Episode 25: James Briscione discusses the art & science of food & flavor

Episode of: STEM-Talk

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Nov 22, 20160m
Episode 25: James Briscione discusses the art & science of food & flavor
Nov 22 '160m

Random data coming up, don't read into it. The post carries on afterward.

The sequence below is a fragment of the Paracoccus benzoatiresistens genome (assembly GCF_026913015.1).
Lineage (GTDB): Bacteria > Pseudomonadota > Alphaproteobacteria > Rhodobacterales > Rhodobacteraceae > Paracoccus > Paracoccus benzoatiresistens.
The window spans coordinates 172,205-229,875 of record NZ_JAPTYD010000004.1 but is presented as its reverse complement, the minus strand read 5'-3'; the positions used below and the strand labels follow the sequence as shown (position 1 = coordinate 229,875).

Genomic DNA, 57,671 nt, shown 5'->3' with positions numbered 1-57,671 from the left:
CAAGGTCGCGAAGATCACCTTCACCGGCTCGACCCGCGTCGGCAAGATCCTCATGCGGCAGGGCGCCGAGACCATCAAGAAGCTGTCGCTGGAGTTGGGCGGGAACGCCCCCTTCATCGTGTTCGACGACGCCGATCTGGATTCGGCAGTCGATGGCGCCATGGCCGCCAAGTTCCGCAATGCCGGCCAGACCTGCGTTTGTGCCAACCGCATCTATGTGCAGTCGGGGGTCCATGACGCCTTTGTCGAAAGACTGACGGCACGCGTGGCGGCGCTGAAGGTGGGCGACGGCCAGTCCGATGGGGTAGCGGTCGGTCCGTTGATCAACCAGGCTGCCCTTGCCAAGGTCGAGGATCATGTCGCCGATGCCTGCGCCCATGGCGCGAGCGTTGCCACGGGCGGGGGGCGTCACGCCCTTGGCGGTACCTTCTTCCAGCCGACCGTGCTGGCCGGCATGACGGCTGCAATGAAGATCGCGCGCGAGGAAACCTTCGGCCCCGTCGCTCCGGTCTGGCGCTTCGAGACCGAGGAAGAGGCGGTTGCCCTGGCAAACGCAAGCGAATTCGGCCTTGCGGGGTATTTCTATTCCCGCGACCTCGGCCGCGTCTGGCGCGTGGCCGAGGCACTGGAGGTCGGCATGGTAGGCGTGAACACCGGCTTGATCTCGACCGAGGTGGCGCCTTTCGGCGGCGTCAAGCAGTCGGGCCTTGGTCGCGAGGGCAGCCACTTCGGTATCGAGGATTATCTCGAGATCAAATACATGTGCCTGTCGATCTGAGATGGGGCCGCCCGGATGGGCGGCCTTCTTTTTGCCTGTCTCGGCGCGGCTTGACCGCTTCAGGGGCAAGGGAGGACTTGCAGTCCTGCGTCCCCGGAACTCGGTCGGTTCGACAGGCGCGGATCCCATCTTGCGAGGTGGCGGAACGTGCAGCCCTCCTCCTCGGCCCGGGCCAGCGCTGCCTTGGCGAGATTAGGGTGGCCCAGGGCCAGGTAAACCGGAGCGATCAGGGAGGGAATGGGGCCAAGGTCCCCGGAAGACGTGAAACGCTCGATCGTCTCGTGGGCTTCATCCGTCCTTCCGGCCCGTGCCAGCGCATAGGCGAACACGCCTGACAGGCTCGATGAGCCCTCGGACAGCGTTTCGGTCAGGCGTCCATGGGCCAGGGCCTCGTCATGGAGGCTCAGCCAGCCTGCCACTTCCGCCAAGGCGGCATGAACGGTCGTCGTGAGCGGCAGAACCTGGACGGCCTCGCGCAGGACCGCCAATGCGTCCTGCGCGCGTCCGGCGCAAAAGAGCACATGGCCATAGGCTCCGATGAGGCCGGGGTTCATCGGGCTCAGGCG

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James Briscione’s stellar cooking career began humbly: As a teenager, he washed dishes at a now defunct restaurant (named Jubilee) on Pensacola Beach. He quickly rose through the ranks, at age 24 becoming the chef de cuisine at the Highlands Bar and Grill in Birmingham, Alabama, which is considered one of the best restaurants in the South, and later the sous chef at the prestigious New York City restaurant Daniel. Today Briscione, who lives in New York City, is a top-tier chef, author of three books on cooking, director of culinary development at the Institute of Culinary Education, and a three-time champion on the Food Network’s cooking competition series Chopped. So what is he doing on STEM-Talk, you might ask? Briscione is also versed in the science of cooking and flavor. He partnered with IBM in creating the “Chef Watson” project. This computer-based program generates hundreds of novel flavor combinations based on the compatibility of chemical compounds in food. In this episode, Briscione talks with IHMC Director Ken Ford and IHMC Chef Blake Rushing about the art and science of food, and Briscione’s career as a chef. Briscione’s three books include: “Just Married and Cooking” (with his wife Brooke Parkhurst): http://amzn.to/2eDIpJD; “Cognitive Cooking with Chef Watson”(http://amzn.to/2g04Kq0); and “The Great Cook: Essential Techniques and Inspired Flavors to Make Every Dish Better.” (http://amzn.to/2elhlDr). He also has his own, new television show on the Food Network called “Cooking with Dad.” Briscione, his ideas on cooking and his own culinary creations have been featured in the New York Times, NPR, the New Yorker, Time Magazine and hundreds of other media outlets throughout the world. Briscione’s recent talk at IHMC, entitled “Who teaches the cooks to cook?” can be viewed at http://www.ihmc.us/lectures/20160811/ Dive into this delicious interview—an entertaining and informative conversation between three foodies. 00:32: Ken introduces Blake Rushing as the guest co-host of this episode of STEM-Talk. Rushing is IHMC’s chef, as well as the owner of Union Public House in Pensacola. 1:00: Ken introduces James Briscione as, “Working in the boundary spaces between the science of food, science and taste and even AI systems, such as Chef Watson.” 1:49: Dawn reads 5-Star iTunes review from “Beautronical:” “I am continually enthralled by the variety and depth of ideas presented here. Also, it is rare that one finds great minds matched by great voices. Given the ketogenic bent of certain interviewers, perhaps mellifluous is the wrong term, but I’ll use it nonetheless.” 4:42: Ken introduces himself and Blake Rushing as hosts of the interview; and then welcomes James to the interview. 5:05: James says he remembers the food made by his Italian grandmother. Among them: chicken cacciatore (although the mushy carrots bugged him.) The “greatest mashed potatoes… Sunday red sauce; sausage and meatballs loaded down with pecorino cheese.” 6:55: “True learning doesn’t often happen until you’re in the kitchen every day,” Briscione tells his students. He didn’t go to culinary school, but has been in the kitchen since he was 16. 8:15: At 16, he was a bus boy washing dishes for two restaurants: fine dining upstairs and casual beach dining downstairs. 9:33: As a teenager and at the beginning of college, Briscione thought, ‘There’s no way I am going to spend the rest of my life in a kitchen.’ He was working on a degree in sports medicine in Birmingham, and worked summers at the restaurant [in Pensacola]. After his second summer, something clicked: he changed his course of study from sports medicine to nutrition. 11:00: James knocked on the back door of Bottega Cafe [in Birmingham] http://www.bottegarestaurant.com/cafe/ and said, ‘I want to work here.’ He got a job as pizza maker with a wood-fired oven. He remembers stretching the dough and putting the toppings on it, then handing it off to the next guy.

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